Why GSA Contractors Should Consider Switching to TDR
In 2016, the General Services Administration (GSA) rolled out a program that allows Transactional Data Reporting (TDR) on GSA Schedule orders for contractors who opt in (and are eligible). GSA Schedule holders who opt into TDR exchange additional data when reporting on sales through GSA contracts for less burdensome regulatory compliance. This is seen as a win-win by GSA since it provides them with more data on government purchasing decisions in exchange for allowing greater discounting flexibility on GSA contracts.
As TDR has become more established in the GSA Schedule program, more and more contractors have been opting into TDR and are experiencing the benefits it provides. Now that GSA plans to roll out TDR to all GSA Schedule holders in the future, I would like to help you make an informed decision regarding whether or not you should opt into TDR by providing an overview of both the benefits and potential drawbacks of switching to TDR. Let’s jump into finding how switching to TDR would affect maintenance of your GSA Schedule.
You Will No Longer Need to Disclose Your Commercial Sales Practices
The biggest change for GSA Schedule holders who opt into TDR is that you no longer have to disclose your Commercial Sales Practices (CSP) to GSA. Under the legacy CSP system, GSA has generally required that GSA contracts receive at least the same discount that the GSA Schedule holders gives to the commercial customer that receives the greatest discount, known as the Most Favored Customer (MFC).
There are some exceptions where the MFC may not be the Basis of Award (BOA) customer, but the BOA, whether or not it is the MFC, is the customer that establishes the GSA Schedule’s pricing discount relationship. This means that the established pricing on a GSA Schedule usually must be the lowest price provided to any customer for that product or service, with little flexibility.
TDR Allows for More Pricing Flexibility
The fact that TDR allows GSA Schedule holders to avoid disclosing Commercial Sales practices allows for pricing flexibility and generally saves contractors a lot of time during the negotiations process, as the Contracting Officer (CO) needs to review and confirm that the discounts being proposed are in line with your Commercial Sales Practices (if you are not under TDR). This can get complicated quickly as you have to distinguish different types of discounts for which customers/classes of customers they apply.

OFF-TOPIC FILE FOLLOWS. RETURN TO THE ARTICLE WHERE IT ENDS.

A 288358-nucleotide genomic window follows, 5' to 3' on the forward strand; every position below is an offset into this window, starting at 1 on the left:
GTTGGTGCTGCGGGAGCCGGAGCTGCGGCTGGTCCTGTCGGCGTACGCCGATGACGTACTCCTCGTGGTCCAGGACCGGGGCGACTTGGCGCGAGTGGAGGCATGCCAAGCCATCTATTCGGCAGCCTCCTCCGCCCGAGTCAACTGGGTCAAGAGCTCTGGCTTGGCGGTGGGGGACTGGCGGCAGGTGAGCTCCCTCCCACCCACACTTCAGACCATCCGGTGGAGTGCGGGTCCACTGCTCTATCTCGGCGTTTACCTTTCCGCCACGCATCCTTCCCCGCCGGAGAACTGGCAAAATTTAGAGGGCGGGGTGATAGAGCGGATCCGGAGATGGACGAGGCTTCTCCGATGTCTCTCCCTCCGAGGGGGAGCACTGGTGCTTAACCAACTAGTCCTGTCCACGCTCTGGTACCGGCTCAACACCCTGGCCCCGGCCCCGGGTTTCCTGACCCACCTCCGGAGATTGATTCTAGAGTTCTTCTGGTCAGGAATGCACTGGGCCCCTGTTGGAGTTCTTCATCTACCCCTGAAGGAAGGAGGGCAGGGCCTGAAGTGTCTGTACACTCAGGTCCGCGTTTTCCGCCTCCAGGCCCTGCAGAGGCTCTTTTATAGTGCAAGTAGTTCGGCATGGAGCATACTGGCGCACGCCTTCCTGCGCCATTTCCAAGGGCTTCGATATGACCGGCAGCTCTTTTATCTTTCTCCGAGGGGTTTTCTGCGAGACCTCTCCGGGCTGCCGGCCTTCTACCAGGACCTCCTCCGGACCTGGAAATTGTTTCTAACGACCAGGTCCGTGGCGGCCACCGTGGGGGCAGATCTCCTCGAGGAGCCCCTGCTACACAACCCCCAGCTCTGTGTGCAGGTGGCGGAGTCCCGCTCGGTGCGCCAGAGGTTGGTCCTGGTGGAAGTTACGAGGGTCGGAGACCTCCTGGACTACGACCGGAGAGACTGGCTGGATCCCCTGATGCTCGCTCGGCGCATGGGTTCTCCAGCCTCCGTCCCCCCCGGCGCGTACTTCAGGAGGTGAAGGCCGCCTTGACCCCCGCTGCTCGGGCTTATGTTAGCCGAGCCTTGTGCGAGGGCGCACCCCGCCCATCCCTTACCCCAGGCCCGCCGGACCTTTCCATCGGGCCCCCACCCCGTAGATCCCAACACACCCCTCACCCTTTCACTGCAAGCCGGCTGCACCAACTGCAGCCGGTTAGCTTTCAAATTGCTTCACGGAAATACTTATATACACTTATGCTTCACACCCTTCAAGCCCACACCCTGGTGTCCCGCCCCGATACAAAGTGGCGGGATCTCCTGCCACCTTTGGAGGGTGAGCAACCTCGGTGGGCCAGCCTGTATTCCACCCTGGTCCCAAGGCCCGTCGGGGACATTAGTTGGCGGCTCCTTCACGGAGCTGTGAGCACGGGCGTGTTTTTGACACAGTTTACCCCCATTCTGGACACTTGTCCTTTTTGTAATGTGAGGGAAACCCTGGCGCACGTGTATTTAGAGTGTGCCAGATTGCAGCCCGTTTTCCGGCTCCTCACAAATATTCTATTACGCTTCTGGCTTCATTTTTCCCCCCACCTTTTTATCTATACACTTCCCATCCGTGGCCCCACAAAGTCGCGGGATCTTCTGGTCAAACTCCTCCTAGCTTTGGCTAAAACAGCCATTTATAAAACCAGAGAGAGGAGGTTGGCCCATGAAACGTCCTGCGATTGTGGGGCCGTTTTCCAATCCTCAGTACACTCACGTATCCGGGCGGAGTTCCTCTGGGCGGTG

Contractors under TDR do not have to fill out a CSP Chart or CSP-1 Commercial Sales Practices document to disclose their discounts. For contractors who offer a variety of discounts to different customers and customer classes, this is a huge time saver both during the preparations process and during negotiations since it removes an area of scrutiny by GSA. Since TDR GSA Schedules do not require CSP disclosures, contractors are also not required to provide pricing support in the form of invoices to prove what prices they have sold items at to commercial customer previously.
Reducing Your Compliance Risk
As mentioned in the previous section, not having to disclose your CSP greatly reduces the compliance risk of your GSA Schedule. Since you have not disclosed your CSP or designated an MFC or BOA customer, you are not bound to the Price Reductions Clause, which requires you to maintain the same discount delta between your BOA customer and your GSA discount.
For contractors under the legacy CSP standard, if your disclosed discount for your BOA customer is 5% and you offer GSA an 8% discount, you will need to maintain that three percent 3% discount difference. For example, if you increase the discount for the BOA customer to 7%, you will need to increase the GSA discount to 10%. This means that GSA Schedule holders who have not accepted TDR run a major compliance risk of accidentally triggering the Price Reductions Clause if they provide a commercial customer a greater discount than they have disclosed as their BOA pricing for an item.